Roosters crowing children growing, got big plans but dirty pants, with kids to teach life is sweet!
Category Archives: Kopila Valley
April 6, 2011Posted by on
The length of the week here varies dramatically.
Things slow down considerably when you first arrive. Most likely because you aren’t checking your email every 15 minutes and there is no RSS news feed to bait you at the dinner table. You walk everywhere rather than drive, and even though your meeting is at 2:00 p.m., at 2:15 you know you’ve still got a few minutes to spare.
After a few days of sleeping at odd hours and unpacking into your home away, the moments speed up. There’s so much to be done – and much of what needs to be done will only keep you moving forward into more tasks and projects…. For instance admissions – while arguably essential – they only put us farther behind from an educational standpoint.
And then, without preamble, you’re sitting in the school office explaining that you’ll be gone in three weeks, meaning you’ll only be there for the first five days of real school. And you want to cry. Because, like with anyone you truly love, it could never be enough time.
After much Nepali/English calendar confusion, Libby, Tope, and I have come to this conclusion. The fact is my time is almost up, and there is so much I want to do.
It’s not that I’ve been lazing around. I and the other volunteers have been concerned with the small details that will help Kopila continue to develop as a school.
Jake figured out a great system for hanging charts and student work in the classrooms that is both cost effective and weather resistant. I’ve been cataloging the school library using software that will allow me to remotely view the library’s holdings so that I can recommend new acquisitions and, most importantly, help our teachers learn how to use literature in the classroom.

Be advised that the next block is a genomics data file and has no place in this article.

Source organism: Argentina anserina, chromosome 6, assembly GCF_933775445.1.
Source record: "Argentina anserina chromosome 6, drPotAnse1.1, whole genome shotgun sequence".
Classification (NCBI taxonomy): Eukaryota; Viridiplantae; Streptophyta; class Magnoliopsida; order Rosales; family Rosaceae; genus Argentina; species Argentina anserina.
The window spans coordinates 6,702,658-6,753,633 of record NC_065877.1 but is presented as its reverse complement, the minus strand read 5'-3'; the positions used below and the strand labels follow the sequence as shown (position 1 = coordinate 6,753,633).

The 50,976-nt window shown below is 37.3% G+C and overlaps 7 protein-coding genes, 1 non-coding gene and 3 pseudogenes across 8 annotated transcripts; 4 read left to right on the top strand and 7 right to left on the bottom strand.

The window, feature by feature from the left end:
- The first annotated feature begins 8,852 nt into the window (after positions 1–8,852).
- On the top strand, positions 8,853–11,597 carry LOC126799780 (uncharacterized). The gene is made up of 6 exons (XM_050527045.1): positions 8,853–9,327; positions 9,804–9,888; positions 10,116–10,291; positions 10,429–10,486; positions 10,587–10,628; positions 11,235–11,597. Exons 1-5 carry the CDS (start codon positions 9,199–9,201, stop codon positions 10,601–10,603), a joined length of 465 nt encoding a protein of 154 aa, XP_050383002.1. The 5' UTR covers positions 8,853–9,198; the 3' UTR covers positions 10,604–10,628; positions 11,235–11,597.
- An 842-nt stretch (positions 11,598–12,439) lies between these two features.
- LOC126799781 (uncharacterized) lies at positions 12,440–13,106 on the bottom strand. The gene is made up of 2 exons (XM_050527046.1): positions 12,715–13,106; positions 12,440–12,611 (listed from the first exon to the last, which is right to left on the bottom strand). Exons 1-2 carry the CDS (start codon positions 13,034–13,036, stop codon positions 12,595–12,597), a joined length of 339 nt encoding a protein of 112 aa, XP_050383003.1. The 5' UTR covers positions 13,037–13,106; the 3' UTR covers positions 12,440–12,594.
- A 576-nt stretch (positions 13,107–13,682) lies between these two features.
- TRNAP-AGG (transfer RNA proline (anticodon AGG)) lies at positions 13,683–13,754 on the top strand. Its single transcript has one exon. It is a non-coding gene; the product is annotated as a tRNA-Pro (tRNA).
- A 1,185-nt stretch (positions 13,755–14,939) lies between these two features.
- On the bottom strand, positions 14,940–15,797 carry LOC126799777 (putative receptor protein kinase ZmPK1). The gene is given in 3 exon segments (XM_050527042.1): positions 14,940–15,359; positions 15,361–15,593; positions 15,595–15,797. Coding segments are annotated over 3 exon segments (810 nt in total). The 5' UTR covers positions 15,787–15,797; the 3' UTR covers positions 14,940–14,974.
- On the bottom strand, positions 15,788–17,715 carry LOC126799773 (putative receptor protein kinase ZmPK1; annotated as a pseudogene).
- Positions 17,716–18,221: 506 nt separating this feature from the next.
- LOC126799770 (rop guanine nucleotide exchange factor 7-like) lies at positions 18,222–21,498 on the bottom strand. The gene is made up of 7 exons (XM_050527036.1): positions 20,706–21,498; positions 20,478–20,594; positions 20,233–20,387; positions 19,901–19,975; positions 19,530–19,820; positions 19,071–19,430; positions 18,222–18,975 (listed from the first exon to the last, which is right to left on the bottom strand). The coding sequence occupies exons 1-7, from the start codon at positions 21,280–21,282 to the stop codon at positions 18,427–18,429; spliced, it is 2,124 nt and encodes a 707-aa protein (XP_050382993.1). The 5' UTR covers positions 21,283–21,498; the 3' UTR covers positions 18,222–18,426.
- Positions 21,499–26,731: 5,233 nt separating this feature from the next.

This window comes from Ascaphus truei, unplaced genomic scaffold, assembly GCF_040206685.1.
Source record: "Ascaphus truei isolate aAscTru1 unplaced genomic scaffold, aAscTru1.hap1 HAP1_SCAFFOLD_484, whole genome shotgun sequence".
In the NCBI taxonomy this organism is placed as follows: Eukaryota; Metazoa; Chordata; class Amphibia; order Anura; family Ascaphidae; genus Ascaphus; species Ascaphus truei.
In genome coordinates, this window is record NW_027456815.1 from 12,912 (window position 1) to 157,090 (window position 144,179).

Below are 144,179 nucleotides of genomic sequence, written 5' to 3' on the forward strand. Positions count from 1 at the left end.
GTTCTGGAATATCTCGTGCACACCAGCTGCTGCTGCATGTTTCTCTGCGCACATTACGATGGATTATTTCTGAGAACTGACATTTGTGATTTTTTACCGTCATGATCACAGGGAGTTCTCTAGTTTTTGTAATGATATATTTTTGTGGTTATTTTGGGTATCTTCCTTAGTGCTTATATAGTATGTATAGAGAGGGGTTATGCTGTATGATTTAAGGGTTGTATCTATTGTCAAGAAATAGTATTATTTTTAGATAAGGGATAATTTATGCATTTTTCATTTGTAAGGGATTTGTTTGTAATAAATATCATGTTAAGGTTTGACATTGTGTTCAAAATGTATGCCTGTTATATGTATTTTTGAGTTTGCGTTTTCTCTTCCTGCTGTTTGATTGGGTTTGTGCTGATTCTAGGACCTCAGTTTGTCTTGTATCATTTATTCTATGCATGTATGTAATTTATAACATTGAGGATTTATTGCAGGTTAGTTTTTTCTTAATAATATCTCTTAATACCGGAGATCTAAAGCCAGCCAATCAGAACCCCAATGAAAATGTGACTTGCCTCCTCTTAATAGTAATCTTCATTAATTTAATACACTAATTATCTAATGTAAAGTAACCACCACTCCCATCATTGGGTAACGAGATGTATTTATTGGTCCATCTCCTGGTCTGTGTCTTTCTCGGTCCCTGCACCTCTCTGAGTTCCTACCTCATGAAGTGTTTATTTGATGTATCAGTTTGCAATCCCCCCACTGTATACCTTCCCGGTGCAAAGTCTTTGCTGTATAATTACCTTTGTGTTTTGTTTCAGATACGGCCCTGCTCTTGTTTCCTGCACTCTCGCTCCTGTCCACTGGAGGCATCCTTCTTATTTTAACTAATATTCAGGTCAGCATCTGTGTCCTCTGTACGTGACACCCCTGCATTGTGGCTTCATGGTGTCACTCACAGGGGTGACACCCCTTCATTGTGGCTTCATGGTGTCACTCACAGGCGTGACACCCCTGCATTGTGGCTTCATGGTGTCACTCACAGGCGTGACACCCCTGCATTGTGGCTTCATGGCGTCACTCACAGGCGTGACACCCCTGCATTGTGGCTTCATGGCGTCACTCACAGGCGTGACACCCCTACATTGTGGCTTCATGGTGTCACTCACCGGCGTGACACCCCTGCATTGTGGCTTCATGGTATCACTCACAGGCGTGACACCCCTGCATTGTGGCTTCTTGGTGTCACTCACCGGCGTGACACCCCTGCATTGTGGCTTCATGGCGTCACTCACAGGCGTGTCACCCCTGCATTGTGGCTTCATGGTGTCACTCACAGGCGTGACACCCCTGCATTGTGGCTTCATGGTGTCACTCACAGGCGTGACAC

Caitlin is continuing our efforts to recycle and provide the school with much needed organizational supplies like pencil holders and book ends.
We’re continuing our computer training for the teachers. Migrating lesson plans to a digital format and teaching them how to use internet resources will hopefully save them precious time in the long run, and make teaching more interesting.
Tope and I chose canvas for the dust covers we’re putting in the library and the office. Dirt is a constant issue here, especially for electronics like copiers and computers. We’re also hoping they’ll make things easier for our house and school staff which work 16 hrs + everyday to keep the school in running order.
Libby and I are giving administrative and facilities management responsibilities to our oldest students. But that is a system in itself which requires oversight and planning. Wen haven’t quite figured out that piece yet.
All these things seem simple, quick, not a problem – but they take time here. And while small, we hope that they’ll foster the attitude of care and innovation which is so essential to the success of a project like this. We know we can’t stay forever, so we’re doing our best to create an environment which supports our teachers so they can continue to grow as educators. They’ll have to do the majority of the hardest work – the day to day – on their own. We’re here to help them discover the tools that will help them create their best work yet.
We’re trying to transform workers on assembly lines into artisans in studios. With string and job charts.
Photos from our teacher resource fair, 2 weeks ago:
April 5, 2011Posted by on
If you follow Maggie and Blinknow, you know that Namraj is a handful. Not being a talker hasn’t stopped him from letting you know exactly what he wants by pointing, scowling, whining, screaming, and – if necessary – delivering a pint-sized dose of Kung Fu with his mini-me Bruce Lee feet and hands.
I get along well with kids in general, but babies don’t take to me very quickly. It isn’t just Namraj who avoids my company. Monica doesn’t care for me to even looking at her, baby Madan ran from me every time I saw him during my last stay, and there were a few nursery class applicants this year who preferred anyone but me interview them.
So I’m not offended by Namraj’s wiley ways.
The fact remains however that Maggie is on sabbatical, Kusum and Ubji are visiting family in India, and the rest of us are really busy! In Nepal it really does take a village to raise a child, so Libby (who just came down with a stomach bug) has been leading the effort to change the baby’s picky ways and force him to like and accept all of us – weird white people included.